Yet we know that there are benefits in educating the girl child. Education empowers women and girls. The economic and personal empowerment that education provides allows women and girls to make healthier choices for themselves and their families. The United Nations Population Fund says that the benefits of education for girls include a reduction in poverty and an improvement of the health of women and their children, as well as the potential to reduce the impact of HIV&AIDS (UNFPA, 2010).

The CSTL Programme and the ESA Commitment are some of the strategies that can enable our concerted efforts within the SADC region to ensure that vulnerable children and youth are protected, so that ultimately, we can ensure that the future of the nation that OR referred to is guaranteed.

Programme Director, in South Africa the issue of care and support has been declared a priority. As the Basic Education Department, we have initiated a plethora of pro-poor policies, such as the National School Nutrition Programme, National School Hygiene Programme, National School Deworming Programme, No fee schools or fee exemptions, and scholar transport. At the same time, through the support of development partners and other NGOs, we are able to provide learners with practical needs for school, such as uniforms, shoes and sanitary pads.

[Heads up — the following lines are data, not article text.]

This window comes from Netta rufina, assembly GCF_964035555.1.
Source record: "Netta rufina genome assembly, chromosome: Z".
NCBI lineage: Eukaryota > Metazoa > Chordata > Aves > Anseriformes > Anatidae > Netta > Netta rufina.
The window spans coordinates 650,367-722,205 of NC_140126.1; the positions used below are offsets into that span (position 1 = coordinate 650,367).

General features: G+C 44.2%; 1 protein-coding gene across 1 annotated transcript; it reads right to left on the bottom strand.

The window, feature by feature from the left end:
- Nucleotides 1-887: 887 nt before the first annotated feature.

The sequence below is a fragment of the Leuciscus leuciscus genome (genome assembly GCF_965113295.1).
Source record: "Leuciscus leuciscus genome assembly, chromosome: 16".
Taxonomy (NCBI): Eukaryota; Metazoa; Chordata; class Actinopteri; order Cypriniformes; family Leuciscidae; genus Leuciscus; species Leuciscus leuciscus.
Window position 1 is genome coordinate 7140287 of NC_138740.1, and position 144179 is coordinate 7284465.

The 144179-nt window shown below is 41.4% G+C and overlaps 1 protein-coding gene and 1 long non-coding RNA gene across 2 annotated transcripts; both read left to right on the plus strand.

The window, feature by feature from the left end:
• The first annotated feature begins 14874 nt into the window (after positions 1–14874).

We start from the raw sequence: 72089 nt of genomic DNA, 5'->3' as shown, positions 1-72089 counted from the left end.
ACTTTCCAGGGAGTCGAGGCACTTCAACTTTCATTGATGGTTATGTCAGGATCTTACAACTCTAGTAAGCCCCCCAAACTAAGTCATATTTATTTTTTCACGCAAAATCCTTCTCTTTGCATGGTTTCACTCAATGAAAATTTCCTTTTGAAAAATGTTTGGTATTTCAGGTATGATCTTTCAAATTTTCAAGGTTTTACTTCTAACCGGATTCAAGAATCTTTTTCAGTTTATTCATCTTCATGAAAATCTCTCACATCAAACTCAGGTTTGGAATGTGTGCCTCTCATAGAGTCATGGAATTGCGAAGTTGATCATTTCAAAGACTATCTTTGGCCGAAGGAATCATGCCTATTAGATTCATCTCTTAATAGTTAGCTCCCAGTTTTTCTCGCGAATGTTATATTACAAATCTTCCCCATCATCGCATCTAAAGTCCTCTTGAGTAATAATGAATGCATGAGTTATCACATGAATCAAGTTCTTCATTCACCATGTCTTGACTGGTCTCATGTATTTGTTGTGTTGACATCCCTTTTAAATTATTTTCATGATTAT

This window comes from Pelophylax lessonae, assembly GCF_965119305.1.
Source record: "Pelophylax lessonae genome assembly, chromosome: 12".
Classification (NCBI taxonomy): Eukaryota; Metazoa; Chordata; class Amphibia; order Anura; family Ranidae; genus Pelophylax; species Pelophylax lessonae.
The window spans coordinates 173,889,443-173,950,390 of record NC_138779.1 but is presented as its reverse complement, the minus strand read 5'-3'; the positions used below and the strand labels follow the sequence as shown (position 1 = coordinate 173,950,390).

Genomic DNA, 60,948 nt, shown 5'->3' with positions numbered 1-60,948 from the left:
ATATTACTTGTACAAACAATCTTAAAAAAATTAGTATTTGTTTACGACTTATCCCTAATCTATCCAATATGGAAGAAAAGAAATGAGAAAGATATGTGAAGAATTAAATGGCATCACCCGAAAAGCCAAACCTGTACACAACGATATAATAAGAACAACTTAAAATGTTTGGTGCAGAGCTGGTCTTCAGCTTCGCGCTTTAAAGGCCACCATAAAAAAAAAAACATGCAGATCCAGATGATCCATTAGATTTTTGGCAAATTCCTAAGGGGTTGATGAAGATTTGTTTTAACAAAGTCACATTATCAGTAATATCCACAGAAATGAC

In addition, through the Conditional Grant of the HIV and AIDS Life Skills Education Programme, the Department has mainstreamed the implementation of care and support. Through this grant, the programme is progressively increasing the employment of Learner Support Agents (LSAs) in schools. This initiative, we believe, ensures that the provision of care and support can be continued and sustained. Through the placement of LSAs in schools, as a sector we are also contributing to the lessening of youth unemployment—especially that of young women—in our country.

The programme has enabled the Department to forge partnerships with sister state departments (Social Development and Health) and NGOs and development partners at national and provincial levels, through the hosting of integrated service delivery days. To date, provinces have reached 65 029 learners through the provision of services. These included access to social grants and applications for identification documents and birth certificates.

We have also spent effort in establishing and strengthening structures, from the national to school levels, that are leading the implementation of the CSTL Programmes. These structures have been strengthened and continually skilled to be able to assist vulnerable learners.